Perhaps St Bonaventure might not be the easiest saint in the world to understand, but he nevertheless has much to offer us today. A contemporary of St Thomas Aquinas, he was born in the 13th century and is considered to be, in effect, a ‘second founder’ of the Franciscans. He wrote at a time when theology was not a separate academic discipline, but was fused with philosophy, spirituality and prayer.

Bonaventure’s most famous work is the Itinerarium mentis in deum (‘The Journey of the Mind to God’), a masterpiece of medieval Christian spirituality. Although it’s not an easy work to make our way through, the effort is worth it.

To give you a taste, here are three key spiritual insights from the text—and these are just from the prologue!

Made for ecstasy

‘Anthropology’ is the study of the human being: what we are, where we come from, how different societies and cultures have developed over time.

At its heart, Catholicism invites us into a ‘theological anthropology’: a consideration of who we are and what we were created for in the light of eternity; in the light of the God who reveals himself, who created and redeemed us.

Throughout Bonaventure’s reflections, there are a couple of words used repeatedly that tell us a lot about what the soul was created for: excess and ecstasy.

When we use the word excessive, it’s usually in a negative way, denoting something that’s a bit ‘over the top’ in someone’s words or actions, a ‘going beyond’ what’s called for. Bonaventure shows us ‘excess’ in a more positive light: we were created to ‘go beyond’ ourselves, to pass over into an inheritance that is ‘over the top’ and far more than we could ever imagine or deserve.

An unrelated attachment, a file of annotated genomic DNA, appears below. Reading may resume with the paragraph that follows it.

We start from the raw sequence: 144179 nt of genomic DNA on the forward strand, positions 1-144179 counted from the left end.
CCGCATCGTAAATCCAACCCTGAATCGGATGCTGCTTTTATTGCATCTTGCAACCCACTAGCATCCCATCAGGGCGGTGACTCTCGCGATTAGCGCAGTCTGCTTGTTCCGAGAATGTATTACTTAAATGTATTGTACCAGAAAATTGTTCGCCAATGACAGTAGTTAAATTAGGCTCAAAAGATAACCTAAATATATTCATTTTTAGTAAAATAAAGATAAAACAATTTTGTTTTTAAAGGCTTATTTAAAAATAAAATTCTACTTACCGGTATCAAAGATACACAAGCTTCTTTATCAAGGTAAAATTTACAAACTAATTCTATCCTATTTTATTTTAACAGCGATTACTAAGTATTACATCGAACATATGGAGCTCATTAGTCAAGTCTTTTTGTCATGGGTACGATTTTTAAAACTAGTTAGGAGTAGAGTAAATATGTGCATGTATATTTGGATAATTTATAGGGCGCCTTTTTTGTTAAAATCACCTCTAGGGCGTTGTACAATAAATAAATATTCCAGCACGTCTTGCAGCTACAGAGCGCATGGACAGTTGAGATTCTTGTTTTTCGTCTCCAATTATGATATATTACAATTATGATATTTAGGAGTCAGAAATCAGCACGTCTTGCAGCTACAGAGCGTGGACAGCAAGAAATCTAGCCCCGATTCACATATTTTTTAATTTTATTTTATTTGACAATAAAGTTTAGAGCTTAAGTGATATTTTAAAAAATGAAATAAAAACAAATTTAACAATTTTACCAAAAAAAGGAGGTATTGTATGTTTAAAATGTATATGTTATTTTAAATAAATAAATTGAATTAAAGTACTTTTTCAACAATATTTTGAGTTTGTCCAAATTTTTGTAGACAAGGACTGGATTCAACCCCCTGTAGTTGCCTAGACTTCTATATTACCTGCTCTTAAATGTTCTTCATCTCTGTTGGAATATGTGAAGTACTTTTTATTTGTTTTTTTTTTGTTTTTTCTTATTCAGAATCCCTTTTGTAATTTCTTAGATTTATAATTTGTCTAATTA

Interestingly, this is also the root of our word ecstasy: to be in a state of ecstasy is to go beyond or stand outside oneself.

Bonaventure plays on these words excess and ecstasy throughout the Itinerarium. We were created to pass beyond ourselves, Bonaventure says, into an ecstatic, rapturous union with the living God. The spiritual life is nothing less than the journey into that union.

It all starts with desire

How do we begin this journey? How do we begin to step out of ourselves and go beyond, passing into union with God?

The analogy of spousal love is helpful. A couple’s union begins with the desire for one another. In the same way, Bonaventure says, we cannot be given over to this ‘ecstasy’ unless we become someone ‘inflamed’ with desires.

There are two ways to stoke desire in ourselves, Bonaventure goes on: first, ‘through the clamour of prayer, which makes us cry out with an aching heart’; second, ‘through the brilliance of investigation, through which the mind turns itself most directly and most intensely towards the rays of light’.

In other words, desire is stoked through prayer or by contemplating the mysteries of God. In the same way that our senses can elicit desire in us, so contemplation and prayer can elicit desire for God. They go hand in hand, too. If we want to be one with God, then we have to learn how to desire God.

Christ crucified is the door

Of course, Bonaventure wouldn’t be giving us a truly Christian vision unless Christ were at the centre of it.

The object of our desire is not something vague, abstract or ethereal—on the contrary. ‘This path,’ Bonaventure writes, ‘is nothing but a burning love of the Crucified’.

He quotes St John’s words in the book of Revelation: ‘Blessed are they that wash their robes in the blood of the Lamb, that they may have a right to the tree of life, and may enter by the gates into the city’ (22:14). It is the blood of the Lamb that cleanses us, that heals our minds, our hearts, our souls, even our bodies. The blood of Christ crucified purifies us so that we can see clearly, love purely and live nobly; so that we can enter into the inheritance God has laid out for us.

The union we desire, the ‘ecstasy’ for which we were created, can only be achieved because of Christ’s work on the cross. ‘My first invitation, then, is to the cry of prayer through the crucified Christ,’ he says, lest we think that human efforts alone can get to us to where we need to be.

The Catholic Church celebrates the feast day of St Bonaventure on 15 July.